Re-provisioning January Update

Dr Deborah Ritchie, one of the co-chairs of the Health and Wellbeing Association attended a re-provisioning meeting on 14 December.  She reports back:

“There has been no further progress to date. However, from February to June the hub will be gathering data to inform the initial agreement that is required to present the business case to the Integrated Joint Board (IJB) and the Scottish Government for funding. Around May/June a model of care will be presented to us. They hope to present different options for us. They have now decided it will be a mixed model of care and not solely extra care housing.

“A project team will be formed after this stage and one representative from each community will be invited to participate. The IJB Change board for older people will be significantly involved. The community engagement process, as far as I understood, is running in parallel to the hub. It does not appear to be a co-production process.

“We were asked which community group we wanted to be the point of reference. We put forward the North Berwick Coastal Health & Wellbeing Association. We felt at this stage it was the appropriate group and as it has representation from key groups (including the GP practice) and is an official subgroup of the Area Partnership. We didn’t feel that setting up additional meetings would be useful at this stage. A hub representative is supposed to be coming to the February 4th meeting at 10.30 in the community centre.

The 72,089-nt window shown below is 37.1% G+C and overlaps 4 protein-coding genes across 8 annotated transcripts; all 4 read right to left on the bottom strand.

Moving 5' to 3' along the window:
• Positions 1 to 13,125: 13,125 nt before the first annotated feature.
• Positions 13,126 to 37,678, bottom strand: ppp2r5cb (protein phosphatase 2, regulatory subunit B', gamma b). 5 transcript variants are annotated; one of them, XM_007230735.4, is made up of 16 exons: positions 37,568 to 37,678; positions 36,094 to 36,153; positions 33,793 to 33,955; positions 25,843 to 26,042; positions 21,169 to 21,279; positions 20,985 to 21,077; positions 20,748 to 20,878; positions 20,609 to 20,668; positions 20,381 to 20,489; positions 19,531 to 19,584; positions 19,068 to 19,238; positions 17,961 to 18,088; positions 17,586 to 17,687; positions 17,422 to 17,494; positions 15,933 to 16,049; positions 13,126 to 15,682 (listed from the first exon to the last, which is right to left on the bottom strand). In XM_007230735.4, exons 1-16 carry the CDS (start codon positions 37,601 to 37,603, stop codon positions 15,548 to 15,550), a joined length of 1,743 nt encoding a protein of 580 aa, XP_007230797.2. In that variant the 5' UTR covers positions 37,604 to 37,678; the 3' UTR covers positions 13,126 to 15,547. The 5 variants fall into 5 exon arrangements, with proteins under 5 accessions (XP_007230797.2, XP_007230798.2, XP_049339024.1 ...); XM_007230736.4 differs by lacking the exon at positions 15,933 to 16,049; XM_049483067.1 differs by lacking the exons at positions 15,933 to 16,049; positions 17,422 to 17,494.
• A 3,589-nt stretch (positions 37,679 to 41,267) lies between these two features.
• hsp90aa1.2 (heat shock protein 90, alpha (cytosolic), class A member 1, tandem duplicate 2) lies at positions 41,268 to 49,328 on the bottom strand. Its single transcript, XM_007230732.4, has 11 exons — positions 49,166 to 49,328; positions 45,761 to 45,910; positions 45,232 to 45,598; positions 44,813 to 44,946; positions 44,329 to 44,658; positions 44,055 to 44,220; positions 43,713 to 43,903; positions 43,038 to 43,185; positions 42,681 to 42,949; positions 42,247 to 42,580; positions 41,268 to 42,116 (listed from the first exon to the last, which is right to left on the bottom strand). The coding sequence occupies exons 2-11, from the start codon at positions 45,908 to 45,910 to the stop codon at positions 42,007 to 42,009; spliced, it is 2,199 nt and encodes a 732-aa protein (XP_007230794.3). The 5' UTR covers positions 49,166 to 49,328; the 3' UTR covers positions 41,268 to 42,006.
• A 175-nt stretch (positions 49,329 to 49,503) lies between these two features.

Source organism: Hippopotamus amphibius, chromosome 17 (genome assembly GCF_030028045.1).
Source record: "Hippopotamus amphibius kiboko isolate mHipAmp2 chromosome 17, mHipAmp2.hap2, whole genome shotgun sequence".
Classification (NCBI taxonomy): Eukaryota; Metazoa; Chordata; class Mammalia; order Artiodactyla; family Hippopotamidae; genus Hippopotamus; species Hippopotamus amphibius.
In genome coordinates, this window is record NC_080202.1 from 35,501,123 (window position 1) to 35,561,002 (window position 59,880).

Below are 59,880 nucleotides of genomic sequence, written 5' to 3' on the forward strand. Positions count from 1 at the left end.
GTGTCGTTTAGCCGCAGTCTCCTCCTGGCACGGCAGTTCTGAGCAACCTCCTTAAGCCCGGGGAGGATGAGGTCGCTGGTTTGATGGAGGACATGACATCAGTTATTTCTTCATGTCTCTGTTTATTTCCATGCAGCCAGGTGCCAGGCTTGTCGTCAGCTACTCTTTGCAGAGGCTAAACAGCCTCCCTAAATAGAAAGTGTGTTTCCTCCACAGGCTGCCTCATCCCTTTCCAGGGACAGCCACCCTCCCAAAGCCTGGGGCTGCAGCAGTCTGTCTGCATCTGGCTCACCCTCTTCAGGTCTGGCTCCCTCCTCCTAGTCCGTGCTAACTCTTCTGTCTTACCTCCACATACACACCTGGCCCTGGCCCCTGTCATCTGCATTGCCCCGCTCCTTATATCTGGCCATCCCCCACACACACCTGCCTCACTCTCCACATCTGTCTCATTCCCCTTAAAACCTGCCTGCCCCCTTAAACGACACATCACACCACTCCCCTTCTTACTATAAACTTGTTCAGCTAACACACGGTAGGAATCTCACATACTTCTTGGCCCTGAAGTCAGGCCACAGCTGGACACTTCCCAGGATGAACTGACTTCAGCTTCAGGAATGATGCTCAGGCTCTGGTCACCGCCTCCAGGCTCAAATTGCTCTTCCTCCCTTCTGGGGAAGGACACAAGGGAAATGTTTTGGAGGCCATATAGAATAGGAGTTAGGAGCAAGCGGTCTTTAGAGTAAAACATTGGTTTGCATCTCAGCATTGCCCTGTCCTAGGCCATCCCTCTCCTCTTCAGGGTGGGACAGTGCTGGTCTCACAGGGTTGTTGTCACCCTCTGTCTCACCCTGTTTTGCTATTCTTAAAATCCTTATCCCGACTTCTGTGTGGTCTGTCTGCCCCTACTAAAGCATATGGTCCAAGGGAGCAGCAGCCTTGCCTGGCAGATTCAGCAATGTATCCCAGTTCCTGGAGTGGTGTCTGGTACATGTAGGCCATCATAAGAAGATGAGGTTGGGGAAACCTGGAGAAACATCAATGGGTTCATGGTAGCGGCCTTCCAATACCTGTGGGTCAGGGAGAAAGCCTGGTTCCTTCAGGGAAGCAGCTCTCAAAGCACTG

“A matter of concern was the minor injuries service. The chair of the IJB stated that the decision will be based on a whole East Lothian perspective. That seems to be informed by the statement that Humbie and Prestonpans and Seton don’t have one and that it must be an equal service for all. These arguments seem to disregard the nature of the population in a seaside town with significant growth during the summer, the distance to the Royal Infirmary for North Berwick residents and the two-hourly bus service to the new community hospital. ‘Equity’ seems to mean we in North Berwick have to give up a service. There is a review of minor injuries at the moment but I am not aware that it has involved the community. We need to be aware of the arguments about this service and as it is a different process from reprovisioning we need to make sure the decision isn’t made without some notice to the community. The two-hourly bus service to the community hospital is a serious issue if you don’t have transport.”

3 Comments

  1. Grace Roberts

    This review doesn’t seem to be taking into account the extra pressure the lack of infrastructure improvements accompanying the massive housing increase. The Road access to both Haddington and the ERI is becoming more and more congested and with the new Blindwells development it can only get worse. The west of the county has a much shorter / easier access to the A1 and also a direct bus to the ERI. Once again we’re working towards the lowest common denominator and isolation for the east. The group producing the review also seem to be working in isolation from other groups responsible for transport and roads.

  2. wilma shaw

    North Berwick Minor Injuries Unit…

    A minor injuries unit is essential in a seaside town where the population more than doubles at the height of the holiday season. A season which is extending yearly due to print and social media driving North Berwick’s popularity .

    Also the town is being developed massively.

    This argument for retaining the unit has nothing to do with absence of such from other communities but is a case for emergency medical provision being readily accessible.

    Dr Ritchie’s comments reflect major concerns about both the consultative processes and the proposed” reprovisioning”.

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